Leopards are facing dire financial straits

Monday October 2 2017

AFC Leopards' Vincent Oburu (centre) is closely marked by Sofapaka's Rodgers Aloro and Jonathan Mugabi during their SportPesa Premier League tie at Narok County Stadium on October 1, 2017. PHOTO | VINCENT OPIYO |

AFC Leopards' Vincent Oburu (centre) is closely marked by Sofapaka's Rodgers Aloro and Jonathan Mugabi during their SportPesa Premier League tie at Narok County Stadium on October 1, 2017. PHOTO | VINCENT OPIYO |  NATION MEDIA GROUP

By JOHN ASHIHUNDU
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AFC Leopards have admitted that they are going bankrupt and unless fans and well-wishers come to their aid, operations of the 13-time league champions may ground to a halt.

As the office is still looking for ways to sort out the problem, I wish to send a passionate appeal to all Ingwe adherents to come forward and contribute towards helping the offset some of the most pressing bills.

Yes, I know Leopards secured a Sh45 million sponsorship from betting firm SportPesa in 2016 which was later increased to Sh47, but they are only entitled to Sh38 million this season after Sh9 million was deducted to clear a debt borrowed last year.

The club says the current sponsorship does not meet all the club’s financial needs, forcing stake holders to deep into their pocket to boost their kitty.

The money earned from the sponsors is not enough to clear players’ salaries

According to the club CEO, Ronald Namai, for Ingwe to run its activities effectively, they need Sh100 million annually.

Namai said Ingwe needed Sh7 million every month to run effectively, but they currently have a shortfall.

It is increasingly becoming difficult for the club management to pay player allowances, transport, office rent.

Our beloved team has been struggling to get money to settle outstanding debts even after launching an Mpesa pay bill numbers that, truth be told, helped very little.

Leopards woes started when Mumias Sugar abruptly ended its sponsorship in 2013.

Ingwe is registered under the society’s act and hugely depended on well-wishers and gate collections for many years before securing the Mumias sponsorship.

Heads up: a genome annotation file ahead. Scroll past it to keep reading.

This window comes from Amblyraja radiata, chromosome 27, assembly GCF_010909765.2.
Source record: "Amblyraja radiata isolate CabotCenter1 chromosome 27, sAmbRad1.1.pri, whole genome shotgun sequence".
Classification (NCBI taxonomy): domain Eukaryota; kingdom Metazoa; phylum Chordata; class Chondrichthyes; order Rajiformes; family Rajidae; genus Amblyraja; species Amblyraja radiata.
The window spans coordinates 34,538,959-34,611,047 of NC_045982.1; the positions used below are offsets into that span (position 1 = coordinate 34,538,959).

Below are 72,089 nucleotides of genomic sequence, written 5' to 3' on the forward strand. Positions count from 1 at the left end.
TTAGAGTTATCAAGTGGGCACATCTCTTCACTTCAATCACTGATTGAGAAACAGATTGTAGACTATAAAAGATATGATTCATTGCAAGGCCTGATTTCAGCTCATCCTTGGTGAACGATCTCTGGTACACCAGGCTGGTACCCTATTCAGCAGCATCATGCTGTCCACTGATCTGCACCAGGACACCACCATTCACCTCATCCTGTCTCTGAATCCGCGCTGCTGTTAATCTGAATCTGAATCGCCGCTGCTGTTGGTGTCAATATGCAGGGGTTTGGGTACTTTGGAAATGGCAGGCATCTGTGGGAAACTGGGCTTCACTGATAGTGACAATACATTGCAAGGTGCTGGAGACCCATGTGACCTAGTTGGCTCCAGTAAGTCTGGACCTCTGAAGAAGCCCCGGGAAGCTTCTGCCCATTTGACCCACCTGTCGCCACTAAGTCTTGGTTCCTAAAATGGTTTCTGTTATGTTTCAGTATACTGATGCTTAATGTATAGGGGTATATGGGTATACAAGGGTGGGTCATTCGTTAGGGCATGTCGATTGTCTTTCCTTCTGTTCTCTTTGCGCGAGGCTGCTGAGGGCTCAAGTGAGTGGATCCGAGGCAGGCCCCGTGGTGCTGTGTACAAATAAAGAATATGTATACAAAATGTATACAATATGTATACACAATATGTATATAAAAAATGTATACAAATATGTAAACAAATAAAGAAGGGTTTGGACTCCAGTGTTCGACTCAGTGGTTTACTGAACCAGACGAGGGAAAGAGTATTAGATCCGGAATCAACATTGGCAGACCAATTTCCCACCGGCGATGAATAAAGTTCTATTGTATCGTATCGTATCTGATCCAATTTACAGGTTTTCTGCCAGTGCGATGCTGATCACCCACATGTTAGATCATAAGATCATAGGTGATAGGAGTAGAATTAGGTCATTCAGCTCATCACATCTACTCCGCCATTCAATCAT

Currently, Ingwe spends Sh3.8 million monthly on players’ salaries with the highest earning Sh130,000; while most of the players at the Den are paid between Sh60,000 and Sh70,000.

Only three youngsters recruited from the academy are earning Sh20,000 each.

Two of the foreign players are said to be taking home hefty salaries, at a time the club is seeking avenues to increase revenues.

Added to that players are yet to be paid winning bonuses accrued from several league matches this season.

Compounding Ingwe’s problems is the drastic fall in attendance for the home matches.

Ingwe used to make huge amounts of money through gate money with most of the tickets sold well in advance unlike today when the club can hardly collect Sh200,000 during home matches.

Now there also the fear of losing out on the SportPesa sponsorship.

SportPesa did warn they would withdraw there sports sponsorship if the government did not reverse a law passed that they felt heavily taxed them. Ingwe have also struggled to tame illegal sale of the club merchandise which is opening another avenue for losses to the team.

Leopards too went through trying financial times last year forcing seven players to issue a notice to terminate their contacts over non-payment of salaries.

The players who asked their contacts with the club to be terminated were Jacob Keli, Bernard Mang’oli, Edward Seda, Emmanuel Ngama, Joel Bataro, Wycliffe Kasaya and Abdalla Juma.

With the financial troubles persisting, Ingwe might find it difficult retaining their top players at the end of this season.

As Ingwe grapple with financial problems their coach Robert Matano has promised to finish the league in a respectable position and of course win this year’s GOtv on October 20.

And when Matano promises he delivers. I will at least have something to smile about at the end of the season.